The U.S Agency for International Development (USAID) on Tuesday in Abuja launched a 15 million dollars Feed the Future (FTF) Nigeria agribusiness activity to improve at least 5,000 small and medium enterprises.
The five-year investment plan will be implemented in seven states in the country, including Kaduna, Niger, Kebbi, Benue, Delta, Ebonyi and Cross Rivers.
The programme also aims at growing the initial 15 million dollars investment to 300 million dollars with an expectation of 200 million dollars in new agricultural finance and 100 million dollars in new agricultural investments.
Dr Adam Saffer, Chief of Party, USAID’s FTF Nigeria activity, said the FTF agribusiness plan seeks to strengthen enabling environment to promote private sector investment in the agricultural sector.
“Nigeria has tremendous potentials to becoming world class producer of grains and feed itself as well as feed the region.
“We believe that Nigeria has the ninth arable land in the world, plenty of good soil, rain, human resources so we are focusing on creating a legal and regulatory framework that is attractive to farmers.
“Secondly, is to get the banks to understand, to be more interested and to reduce the risk of making loans in agriculture, so this could be bank loans but they could also be input loans from the agro processors.
“The third pillar is attracting investment into the agriculture arena, creating new plans, new feed mills and not only bringing in Nigerian investors but international investors.
“At the end of the day, we are looking at the agro business sector of Nigeria being not only able to improve incomes and job opportunities but also better quality food for the Nigerians.
The Vice President, Prof. Yemi Osinbajo, lauded the FTF project, saying it is in line with Nigeria’s plans of improving the agricultural sector and reducing the nation’s reliance on oil.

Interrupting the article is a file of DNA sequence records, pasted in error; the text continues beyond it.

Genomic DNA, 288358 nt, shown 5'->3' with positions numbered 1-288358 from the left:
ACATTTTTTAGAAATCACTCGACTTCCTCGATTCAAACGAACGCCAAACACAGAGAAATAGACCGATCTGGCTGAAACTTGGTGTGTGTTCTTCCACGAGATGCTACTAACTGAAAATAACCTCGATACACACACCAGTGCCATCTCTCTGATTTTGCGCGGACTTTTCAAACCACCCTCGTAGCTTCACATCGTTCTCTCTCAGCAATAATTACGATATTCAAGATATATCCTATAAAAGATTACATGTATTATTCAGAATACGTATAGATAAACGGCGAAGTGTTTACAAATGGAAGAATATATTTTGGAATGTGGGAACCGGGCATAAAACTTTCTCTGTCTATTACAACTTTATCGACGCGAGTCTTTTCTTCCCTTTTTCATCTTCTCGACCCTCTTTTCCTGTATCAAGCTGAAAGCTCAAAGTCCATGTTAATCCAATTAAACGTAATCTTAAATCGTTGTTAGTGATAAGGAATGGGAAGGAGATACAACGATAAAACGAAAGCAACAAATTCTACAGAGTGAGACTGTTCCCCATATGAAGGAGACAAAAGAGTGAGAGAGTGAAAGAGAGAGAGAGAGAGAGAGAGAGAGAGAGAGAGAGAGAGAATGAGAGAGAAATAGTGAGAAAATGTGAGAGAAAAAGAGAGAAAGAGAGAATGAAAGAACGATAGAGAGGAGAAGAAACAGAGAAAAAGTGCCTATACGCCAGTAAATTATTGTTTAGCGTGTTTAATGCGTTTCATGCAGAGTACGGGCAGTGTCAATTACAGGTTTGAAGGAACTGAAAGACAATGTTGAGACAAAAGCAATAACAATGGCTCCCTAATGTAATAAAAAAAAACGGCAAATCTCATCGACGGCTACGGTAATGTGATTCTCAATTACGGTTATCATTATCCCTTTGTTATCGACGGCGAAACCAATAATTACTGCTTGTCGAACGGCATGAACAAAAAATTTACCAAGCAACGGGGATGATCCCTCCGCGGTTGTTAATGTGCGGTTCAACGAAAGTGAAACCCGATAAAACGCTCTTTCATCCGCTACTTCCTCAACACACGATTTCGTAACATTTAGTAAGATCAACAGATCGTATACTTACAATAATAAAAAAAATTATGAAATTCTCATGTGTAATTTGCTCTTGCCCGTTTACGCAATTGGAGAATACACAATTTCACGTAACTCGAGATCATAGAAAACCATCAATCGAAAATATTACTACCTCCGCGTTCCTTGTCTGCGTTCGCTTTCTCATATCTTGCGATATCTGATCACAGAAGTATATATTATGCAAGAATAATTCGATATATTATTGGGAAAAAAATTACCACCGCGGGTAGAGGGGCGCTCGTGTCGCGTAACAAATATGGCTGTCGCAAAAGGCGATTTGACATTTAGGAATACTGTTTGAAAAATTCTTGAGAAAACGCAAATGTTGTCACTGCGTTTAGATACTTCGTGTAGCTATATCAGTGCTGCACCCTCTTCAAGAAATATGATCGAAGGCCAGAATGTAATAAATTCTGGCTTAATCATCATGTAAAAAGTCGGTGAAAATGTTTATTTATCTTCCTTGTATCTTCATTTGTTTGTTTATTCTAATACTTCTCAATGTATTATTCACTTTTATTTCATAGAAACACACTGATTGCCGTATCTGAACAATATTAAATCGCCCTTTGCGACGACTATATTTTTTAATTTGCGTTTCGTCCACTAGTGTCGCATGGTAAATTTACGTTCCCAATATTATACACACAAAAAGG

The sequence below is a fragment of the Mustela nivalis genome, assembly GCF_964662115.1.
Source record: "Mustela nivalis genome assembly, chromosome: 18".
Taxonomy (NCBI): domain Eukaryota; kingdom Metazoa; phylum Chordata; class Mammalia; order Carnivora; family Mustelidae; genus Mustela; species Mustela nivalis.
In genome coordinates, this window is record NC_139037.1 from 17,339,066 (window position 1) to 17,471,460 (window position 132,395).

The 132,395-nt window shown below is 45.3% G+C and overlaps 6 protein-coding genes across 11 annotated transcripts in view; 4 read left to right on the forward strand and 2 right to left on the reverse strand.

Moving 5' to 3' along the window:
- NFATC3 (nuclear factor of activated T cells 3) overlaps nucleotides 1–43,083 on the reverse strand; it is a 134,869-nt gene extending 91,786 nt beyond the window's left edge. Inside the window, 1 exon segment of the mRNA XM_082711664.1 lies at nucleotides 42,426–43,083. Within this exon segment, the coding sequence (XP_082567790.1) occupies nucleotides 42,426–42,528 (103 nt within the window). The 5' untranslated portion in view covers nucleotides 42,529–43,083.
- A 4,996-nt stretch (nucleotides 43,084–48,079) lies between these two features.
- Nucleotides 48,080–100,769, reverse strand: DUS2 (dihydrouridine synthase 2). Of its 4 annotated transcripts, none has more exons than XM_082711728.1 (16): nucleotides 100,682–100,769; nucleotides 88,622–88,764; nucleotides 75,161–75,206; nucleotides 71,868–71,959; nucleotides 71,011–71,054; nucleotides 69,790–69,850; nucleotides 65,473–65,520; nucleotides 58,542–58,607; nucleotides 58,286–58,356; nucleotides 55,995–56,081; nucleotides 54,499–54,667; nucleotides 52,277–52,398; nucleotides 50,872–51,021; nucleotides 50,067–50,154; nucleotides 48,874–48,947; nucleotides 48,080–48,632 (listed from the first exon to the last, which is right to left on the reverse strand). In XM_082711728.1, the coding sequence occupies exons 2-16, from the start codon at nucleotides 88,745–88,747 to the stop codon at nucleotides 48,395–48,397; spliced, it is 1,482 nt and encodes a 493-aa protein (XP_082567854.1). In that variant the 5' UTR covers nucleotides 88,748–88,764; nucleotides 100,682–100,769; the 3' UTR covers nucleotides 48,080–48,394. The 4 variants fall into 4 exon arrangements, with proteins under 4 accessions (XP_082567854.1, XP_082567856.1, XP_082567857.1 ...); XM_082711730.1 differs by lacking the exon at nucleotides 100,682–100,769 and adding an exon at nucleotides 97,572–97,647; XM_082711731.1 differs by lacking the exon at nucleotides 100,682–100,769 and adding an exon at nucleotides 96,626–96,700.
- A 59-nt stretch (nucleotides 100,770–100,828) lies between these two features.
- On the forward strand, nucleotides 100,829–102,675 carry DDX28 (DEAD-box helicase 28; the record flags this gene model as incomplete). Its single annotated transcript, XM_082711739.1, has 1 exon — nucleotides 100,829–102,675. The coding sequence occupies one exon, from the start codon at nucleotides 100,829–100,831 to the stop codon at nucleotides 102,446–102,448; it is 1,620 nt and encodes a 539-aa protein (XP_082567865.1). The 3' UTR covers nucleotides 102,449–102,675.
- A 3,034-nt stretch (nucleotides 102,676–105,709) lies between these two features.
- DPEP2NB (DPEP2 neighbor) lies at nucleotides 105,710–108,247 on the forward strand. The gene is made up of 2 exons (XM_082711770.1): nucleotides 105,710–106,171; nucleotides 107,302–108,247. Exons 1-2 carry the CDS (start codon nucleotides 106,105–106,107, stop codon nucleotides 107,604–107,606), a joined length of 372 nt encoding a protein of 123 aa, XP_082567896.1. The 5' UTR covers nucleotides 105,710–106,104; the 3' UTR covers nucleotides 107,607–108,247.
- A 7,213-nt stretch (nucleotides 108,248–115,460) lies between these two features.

Osinbajo, who was represented by Dr Andrew Kwasari, his Senior Policy Adviser, said that the synergy between the Federal and State Governments and the United States was strategic to achieving the FTF Nigeria plan.
“When you take 15 million dollars and attempt to raise 300 million dollars that is the way of the future and that is the way spending as an enabler should be done by government and donors partners.
“This is the way that the Federal Government has been working and I believe that we can do more and the more that we can do is enabling the environment for agric businesses to thrive.
“We have seen a lot of progress in working with investors and partners in the agric sector across the country.
“Seeing in this room today the federal government, state governments and the United States working together is a good one.
“I hope to see more of this collaborations and we shall be exploring how best we can further this relationship,” Osinbajo said.
The U.S. Ambassador to Nigeria, Stuart Symington, urged the Federal Government, state governors and partners, to work towards the sustainability of the FTF Nigeria agric business plan.
Symington said that it was the hope of the U.S. to see Nigeria growing something, packaging, producing, selling and even exporting agric produce.
“The goal of this project is to mobilize 300 million dollars of investment in Agriculture, amounting to more than N1 billion.
“It is a big piece but not a sufficient piece to meet the challenges ahead,” Symington said.
Governors and representatives of the implementing states present made commitments to ensuring the success of the FTF agribusiness plan as they called for support for a technology/mechanised driven agricultural system.
“The U.S. govt will work with Nigeria to address market system failures to stimulate growth and encourage innovation that will improve the quality of life of Nigerians”- said Ambassador W. Stuart Symington today at USAID’s #FTF Agribusiness Finance and Investment Summit in Abuja